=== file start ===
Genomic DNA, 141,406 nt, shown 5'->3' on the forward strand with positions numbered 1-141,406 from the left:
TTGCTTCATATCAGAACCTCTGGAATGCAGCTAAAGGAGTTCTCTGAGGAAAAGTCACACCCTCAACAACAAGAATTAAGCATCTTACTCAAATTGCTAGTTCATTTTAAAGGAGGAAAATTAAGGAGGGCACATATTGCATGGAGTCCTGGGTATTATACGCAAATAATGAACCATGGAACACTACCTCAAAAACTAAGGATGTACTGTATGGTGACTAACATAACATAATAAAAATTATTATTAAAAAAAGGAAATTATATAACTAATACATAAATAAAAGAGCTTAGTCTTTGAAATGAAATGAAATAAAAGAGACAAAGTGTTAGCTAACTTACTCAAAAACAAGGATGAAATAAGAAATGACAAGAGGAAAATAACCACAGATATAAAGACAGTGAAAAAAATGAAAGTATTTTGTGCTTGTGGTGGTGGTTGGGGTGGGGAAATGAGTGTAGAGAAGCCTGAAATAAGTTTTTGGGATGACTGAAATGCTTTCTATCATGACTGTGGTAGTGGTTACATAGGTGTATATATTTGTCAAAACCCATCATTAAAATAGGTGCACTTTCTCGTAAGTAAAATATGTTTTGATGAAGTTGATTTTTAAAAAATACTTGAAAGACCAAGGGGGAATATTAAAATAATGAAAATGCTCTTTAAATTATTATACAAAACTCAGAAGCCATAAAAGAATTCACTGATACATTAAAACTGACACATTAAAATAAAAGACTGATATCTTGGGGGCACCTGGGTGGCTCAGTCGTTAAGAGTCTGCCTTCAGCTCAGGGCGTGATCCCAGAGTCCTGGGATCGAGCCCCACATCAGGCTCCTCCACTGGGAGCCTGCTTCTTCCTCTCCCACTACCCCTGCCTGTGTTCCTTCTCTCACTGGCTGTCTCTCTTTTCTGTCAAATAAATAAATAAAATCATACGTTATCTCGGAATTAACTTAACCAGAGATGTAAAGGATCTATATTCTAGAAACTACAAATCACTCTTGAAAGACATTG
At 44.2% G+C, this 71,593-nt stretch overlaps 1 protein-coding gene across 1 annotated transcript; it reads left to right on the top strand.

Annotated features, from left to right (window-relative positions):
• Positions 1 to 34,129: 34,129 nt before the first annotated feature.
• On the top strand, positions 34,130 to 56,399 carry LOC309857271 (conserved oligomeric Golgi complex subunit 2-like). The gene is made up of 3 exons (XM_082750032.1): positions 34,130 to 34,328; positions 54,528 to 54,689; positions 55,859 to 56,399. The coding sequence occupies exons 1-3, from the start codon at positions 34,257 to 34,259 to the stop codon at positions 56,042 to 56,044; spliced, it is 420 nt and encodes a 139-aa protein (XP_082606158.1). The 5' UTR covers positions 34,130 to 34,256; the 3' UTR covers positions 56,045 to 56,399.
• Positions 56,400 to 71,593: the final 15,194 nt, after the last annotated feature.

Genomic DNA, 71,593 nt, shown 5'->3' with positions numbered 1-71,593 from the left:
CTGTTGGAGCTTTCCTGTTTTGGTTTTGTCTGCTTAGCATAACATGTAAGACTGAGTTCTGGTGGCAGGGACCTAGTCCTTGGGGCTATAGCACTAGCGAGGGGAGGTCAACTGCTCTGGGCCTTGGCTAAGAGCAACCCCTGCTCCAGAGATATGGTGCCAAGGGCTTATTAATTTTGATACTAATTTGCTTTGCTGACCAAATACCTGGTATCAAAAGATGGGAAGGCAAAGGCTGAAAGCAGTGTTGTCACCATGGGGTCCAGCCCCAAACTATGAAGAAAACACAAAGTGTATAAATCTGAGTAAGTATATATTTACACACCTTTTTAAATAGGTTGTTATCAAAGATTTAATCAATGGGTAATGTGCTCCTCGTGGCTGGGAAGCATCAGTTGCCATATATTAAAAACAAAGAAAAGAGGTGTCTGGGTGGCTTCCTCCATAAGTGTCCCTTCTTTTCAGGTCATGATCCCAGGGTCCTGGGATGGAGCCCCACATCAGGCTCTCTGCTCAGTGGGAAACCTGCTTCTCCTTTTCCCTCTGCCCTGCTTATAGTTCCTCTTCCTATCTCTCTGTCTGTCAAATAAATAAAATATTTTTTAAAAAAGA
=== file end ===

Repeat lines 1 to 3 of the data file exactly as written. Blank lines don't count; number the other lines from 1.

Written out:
Genomic DNA, 141,406 nt, shown 5'->3' on the forward strand with positions numbered 1-141,406 from the left:
TTGCTTCATATCAGAACCTCTGGAATGCAGCTAAAGGAGTTCTCTGAGGAAAAGTCACACCCTCAACAACAAGAATTAAGCATCTTACTCAAATTGCTAGTTCATTTTAAAGGAGGAAAATTAAGGAGGGCACATATTGCATGGAGTCCTGGGTATTATACGCAAATAATGAACCATGGAACACTACCTCAAAAACTAAGGATGTACTGTATGGTGACTAACATAACATAATAAAAATTATTATTAAAAAAAGGAAATTATATAACTAATACATAAATAAAAGAGCTTAGTCTTTGAAATGAAATGAAATAAAAGAGACAAAGTGTTAGCTAACTTACTCAAAAACAAGGATGAAATAAGAAATGACAAGAGGAAAATAACCACAGATATAAAGACAGTGAAAAAAATGAAAGTATTTTGTGCTTGTGGTGGTGGTTGGGGTGGGGAAATGAGTGTAGAGAAGCCTGAAATAAGTTTTTGGGATGACTGAAATGCTTTCTATCATGACTGTGGTAGTGGTTACATAGGTGTATATATTTGTCAAAACCCATCATTAAAATAGGTGCACTTTCTCGTAAGTAAAATATGTTTTGATGAAGTTGATTTTTAAAAAATACTTGAAAGACCAAGGGGGAATATTAAAATAATGAAAATGCTCTTTAAATTATTATACAAAACTCAGAAGCCATAAAAGAATTCACTGATACATTAAAACTGACACATTAAAATAAAAGACTGATATCTTGGGGGCACCTGGGTGGCTCAGTCGTTAAGAGTCTGCCTTCAGCTCAGGGCGTGATCCCAGAGTCCTGGGATCGAGCCCCACATCAGGCTCCTCCACTGGGAGCCTGCTTCTTCCTCTCCCACTACCCCTGCCTGTGTTCCTTCTCTCACTGGCTGTCTCTCTTTTCTGTCAAATAAATAAATAAAATCATACGTTATCTCGGAATTAACTTAACCAGAGATGTAAAGGATCTATATTCTAGAAACTACAAATCACTCTTGAAAGACATTG
At 44.2% G+C, this 71,593-nt stretch overlaps 1 protein-coding gene across 1 annotated transcript; it reads left to right on the top strand.